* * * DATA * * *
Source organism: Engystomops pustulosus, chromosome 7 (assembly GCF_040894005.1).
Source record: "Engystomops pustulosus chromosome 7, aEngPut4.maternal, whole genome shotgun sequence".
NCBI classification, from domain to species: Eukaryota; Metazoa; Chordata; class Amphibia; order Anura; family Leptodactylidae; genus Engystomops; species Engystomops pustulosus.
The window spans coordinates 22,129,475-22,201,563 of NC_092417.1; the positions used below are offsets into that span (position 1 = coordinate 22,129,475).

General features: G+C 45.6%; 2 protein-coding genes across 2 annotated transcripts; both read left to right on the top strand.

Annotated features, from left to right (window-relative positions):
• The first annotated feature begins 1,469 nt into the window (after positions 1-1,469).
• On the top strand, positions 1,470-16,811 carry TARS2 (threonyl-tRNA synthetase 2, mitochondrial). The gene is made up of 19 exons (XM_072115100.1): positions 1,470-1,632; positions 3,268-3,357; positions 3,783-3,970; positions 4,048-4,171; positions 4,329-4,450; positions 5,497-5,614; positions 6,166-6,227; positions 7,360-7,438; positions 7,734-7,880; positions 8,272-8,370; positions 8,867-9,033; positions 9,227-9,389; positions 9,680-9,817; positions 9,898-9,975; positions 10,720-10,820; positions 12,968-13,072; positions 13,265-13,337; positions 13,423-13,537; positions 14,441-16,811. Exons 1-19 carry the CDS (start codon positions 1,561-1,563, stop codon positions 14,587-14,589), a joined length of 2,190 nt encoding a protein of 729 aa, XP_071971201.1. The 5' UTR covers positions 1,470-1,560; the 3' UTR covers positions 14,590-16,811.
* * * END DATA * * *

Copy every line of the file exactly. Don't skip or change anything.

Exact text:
Source organism: Engystomops pustulosus, chromosome 7 (assembly GCF_040894005.1).
Source record: "Engystomops pustulosus chromosome 7, aEngPut4.maternal, whole genome shotgun sequence".
NCBI classification, from domain to species: Eukaryota; Metazoa; Chordata; class Amphibia; order Anura; family Leptodactylidae; genus Engystomops; species Engystomops pustulosus.
The window spans coordinates 22,129,475-22,201,563 of NC_092417.1; the positions used below are offsets into that span (position 1 = coordinate 22,129,475).

General features: G+C 45.6%; 2 protein-coding genes across 2 annotated transcripts; both read left to right on the top strand.

Annotated features, from left to right (window-relative positions):
• The first annotated feature begins 1,469 nt into the window (after positions 1-1,469).
• On the top strand, positions 1,470-16,811 carry TARS2 (threonyl-tRNA synthetase 2, mitochondrial). The gene is made up of 19 exons (XM_072115100.1): positions 1,470-1,632; positions 3,268-3,357; positions 3,783-3,970; positions 4,048-4,171; positions 4,329-4,450; positions 5,497-5,614; positions 6,166-6,227; positions 7,360-7,438; positions 7,734-7,880; positions 8,272-8,370; positions 8,867-9,033; positions 9,227-9,389; positions 9,680-9,817; positions 9,898-9,975; positions 10,720-10,820; positions 12,968-13,072; positions 13,265-13,337; positions 13,423-13,537; positions 14,441-16,811. Exons 1-19 carry the CDS (start codon positions 1,561-1,563, stop codon positions 14,587-14,589), a joined length of 2,190 nt encoding a protein of 729 aa, XP_071971201.1. The 5' UTR covers positions 1,470-1,560; the 3' UTR covers positions 14,590-16,811.